Northern Virginia GOP activist Kevin Sabo took the stand in his defense yesterday, telling an Arlington Circuit Court jury that he once cared "very, very deeply" for his ex-girlfriend, Heather Lawrence, and that he never tried to harm her in any way.

"Did you cut the brakes on her car?" asked defense attorney A. Strode Brent, before Sabo had even settled into the witness chair.

"No, I did not," Sabo answered firmly.

Sabo, 38--who is accused of cutting the brake lines on Lawrence's car on March 17, causing her to crash--spent much of his time on the stand explaining statements he had made to Lawrence during phone conversations she taped. He is heard on the tapes saying that he "did something" to the car.

Deputy Commonwealth's Attorney Theo Stamos is trying to prove that Sabo, a lawyer who had served as GOP chairman in Northern Virginia's 11th Congressional District, was so upset over the breakup of an eight-month relationship with Lawrence that he attempted to maliciously wound her by cutting the brakes on her 1997 Volkswagen Jetta. A forensic scientist testified that some wire cutters found by police in Sabo's Fairfax County home were used to cut the brakes.

Lawrence, 28, who was not injured, testified that she had police install a recording device on her phone so she could try to extract an admission from Sabo, whom she began dating when they both worked at a lobbying firm in the District. He was general counsel, and still married, and she was a media relations specialist.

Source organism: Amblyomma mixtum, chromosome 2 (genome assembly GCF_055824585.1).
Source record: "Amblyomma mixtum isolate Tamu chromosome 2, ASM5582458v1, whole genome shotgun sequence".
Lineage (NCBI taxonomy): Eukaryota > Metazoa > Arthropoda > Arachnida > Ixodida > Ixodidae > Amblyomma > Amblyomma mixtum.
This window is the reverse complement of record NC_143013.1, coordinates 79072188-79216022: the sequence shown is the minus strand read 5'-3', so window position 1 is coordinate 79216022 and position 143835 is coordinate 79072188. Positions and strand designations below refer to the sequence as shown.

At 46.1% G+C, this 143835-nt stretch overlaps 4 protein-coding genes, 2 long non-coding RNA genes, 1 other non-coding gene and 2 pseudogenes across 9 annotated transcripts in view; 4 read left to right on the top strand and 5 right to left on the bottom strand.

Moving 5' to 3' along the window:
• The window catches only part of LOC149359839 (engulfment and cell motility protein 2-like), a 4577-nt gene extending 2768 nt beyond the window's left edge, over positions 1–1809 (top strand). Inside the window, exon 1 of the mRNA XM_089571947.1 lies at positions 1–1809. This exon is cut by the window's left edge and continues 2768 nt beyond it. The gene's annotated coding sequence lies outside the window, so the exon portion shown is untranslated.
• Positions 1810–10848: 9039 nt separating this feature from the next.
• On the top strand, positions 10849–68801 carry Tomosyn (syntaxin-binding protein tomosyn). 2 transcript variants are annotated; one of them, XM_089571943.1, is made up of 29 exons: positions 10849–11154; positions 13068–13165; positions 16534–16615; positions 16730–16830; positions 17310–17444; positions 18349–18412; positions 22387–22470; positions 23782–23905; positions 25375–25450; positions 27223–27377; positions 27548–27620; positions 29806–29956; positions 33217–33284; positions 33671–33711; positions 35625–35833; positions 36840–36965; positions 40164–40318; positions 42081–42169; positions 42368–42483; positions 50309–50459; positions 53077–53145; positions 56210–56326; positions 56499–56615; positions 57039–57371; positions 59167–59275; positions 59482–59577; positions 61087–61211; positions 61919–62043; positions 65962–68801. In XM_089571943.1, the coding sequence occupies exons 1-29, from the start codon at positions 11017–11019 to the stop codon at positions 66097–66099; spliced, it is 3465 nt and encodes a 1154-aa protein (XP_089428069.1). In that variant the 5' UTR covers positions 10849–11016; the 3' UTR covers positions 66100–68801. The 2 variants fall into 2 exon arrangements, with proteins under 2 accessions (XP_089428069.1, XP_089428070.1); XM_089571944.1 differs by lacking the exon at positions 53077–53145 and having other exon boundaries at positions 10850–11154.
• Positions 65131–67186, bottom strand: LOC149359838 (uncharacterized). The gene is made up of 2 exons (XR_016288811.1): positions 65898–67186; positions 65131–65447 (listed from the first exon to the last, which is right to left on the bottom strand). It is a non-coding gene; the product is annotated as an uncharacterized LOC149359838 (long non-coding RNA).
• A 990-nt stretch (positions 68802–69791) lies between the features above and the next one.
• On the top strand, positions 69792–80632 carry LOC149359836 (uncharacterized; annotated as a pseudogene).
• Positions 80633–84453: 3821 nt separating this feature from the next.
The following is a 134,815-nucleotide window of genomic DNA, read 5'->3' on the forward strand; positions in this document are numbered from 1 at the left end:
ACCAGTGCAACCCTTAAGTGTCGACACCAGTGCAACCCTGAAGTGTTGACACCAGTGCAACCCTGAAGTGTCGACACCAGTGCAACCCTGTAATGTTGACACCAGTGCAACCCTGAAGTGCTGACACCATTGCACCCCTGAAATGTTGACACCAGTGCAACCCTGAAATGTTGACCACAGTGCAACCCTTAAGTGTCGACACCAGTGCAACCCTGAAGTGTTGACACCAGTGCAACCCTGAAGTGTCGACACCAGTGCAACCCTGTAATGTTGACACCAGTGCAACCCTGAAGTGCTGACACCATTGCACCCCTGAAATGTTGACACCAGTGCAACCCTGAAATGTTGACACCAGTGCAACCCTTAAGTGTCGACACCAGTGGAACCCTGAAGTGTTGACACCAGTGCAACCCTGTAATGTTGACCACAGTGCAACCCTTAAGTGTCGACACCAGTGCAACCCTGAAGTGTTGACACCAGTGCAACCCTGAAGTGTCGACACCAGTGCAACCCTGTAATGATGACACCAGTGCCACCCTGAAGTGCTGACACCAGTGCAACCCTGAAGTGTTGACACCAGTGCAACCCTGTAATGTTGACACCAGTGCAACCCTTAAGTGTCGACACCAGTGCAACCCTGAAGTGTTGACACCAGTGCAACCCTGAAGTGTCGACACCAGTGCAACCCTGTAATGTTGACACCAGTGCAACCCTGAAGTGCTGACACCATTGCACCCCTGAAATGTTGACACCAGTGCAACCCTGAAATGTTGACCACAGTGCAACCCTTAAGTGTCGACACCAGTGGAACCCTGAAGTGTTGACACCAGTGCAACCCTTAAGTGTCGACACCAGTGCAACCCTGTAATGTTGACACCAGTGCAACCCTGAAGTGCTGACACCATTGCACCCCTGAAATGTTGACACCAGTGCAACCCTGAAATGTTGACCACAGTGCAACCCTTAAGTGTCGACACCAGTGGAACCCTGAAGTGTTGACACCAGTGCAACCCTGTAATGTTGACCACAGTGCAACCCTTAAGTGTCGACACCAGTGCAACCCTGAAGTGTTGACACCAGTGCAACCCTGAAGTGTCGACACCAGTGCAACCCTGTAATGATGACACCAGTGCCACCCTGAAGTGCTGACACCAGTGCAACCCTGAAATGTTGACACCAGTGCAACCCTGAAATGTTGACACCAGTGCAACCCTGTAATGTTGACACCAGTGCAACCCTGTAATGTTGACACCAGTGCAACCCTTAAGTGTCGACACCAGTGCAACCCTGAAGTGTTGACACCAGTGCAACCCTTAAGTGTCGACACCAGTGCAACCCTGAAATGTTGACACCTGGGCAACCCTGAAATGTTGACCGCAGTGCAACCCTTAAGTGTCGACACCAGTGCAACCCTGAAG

For more than three hours yesterday, jurors heard two of those taped conversations, including one marathon session that was punctuated with long silences and sighs. Most of the time, Lawrence is talking in a soothing voice, begging Sabo to "level with me" so she can stop living in fear.

"I've got to know," she tells Sabo again and again. "I need my life back--and I think you can give it to me. I told you--I'm not holding you responsible for anything."

Toward the end, Lawrence changes her tone, threatening to tell Sabo's wife about their affair and saying she may have no other choice than to go to police with her suspicions.

A weary Sabo finally tells her that he "did something" to her car but then says he doesn't remember precisely what. He said on the tape that he'd been drinking heavily at a bar that night. He said he then went to his Annandale home, where he "broke down and cried" because of their breakup. He retrieved some tools and drove to where her car was parked in Arlington, he said.

But he said emphatically on the recording that he has no recollection of damaging her car. "All I remember is standing at your car," he said. "What I'm telling you is that I don't know all the details. I was drunk and panicked."

When he took the stand yesterday, Sabo said he made up the story on the tapes because he feared Lawrence was about to carry out her "long-standing threat" to tell his wife about the relationship. That, he feared, would hurt his relationship with his daughter, who was then 5 years old.

"I was literally scared to death," said Sabo, who resigned his post on Virginia's Commonwealth Transportation Board in the wake of the allegations. "It was almost as though she was holding a gun to my head."

Sabo, who has been treated for depression for the last several years, testified that Lawrence had been physically violent during their relationship. He said she had punched him, ripped the prescription glasses off his face and thrown his cellular phone against a brick wall.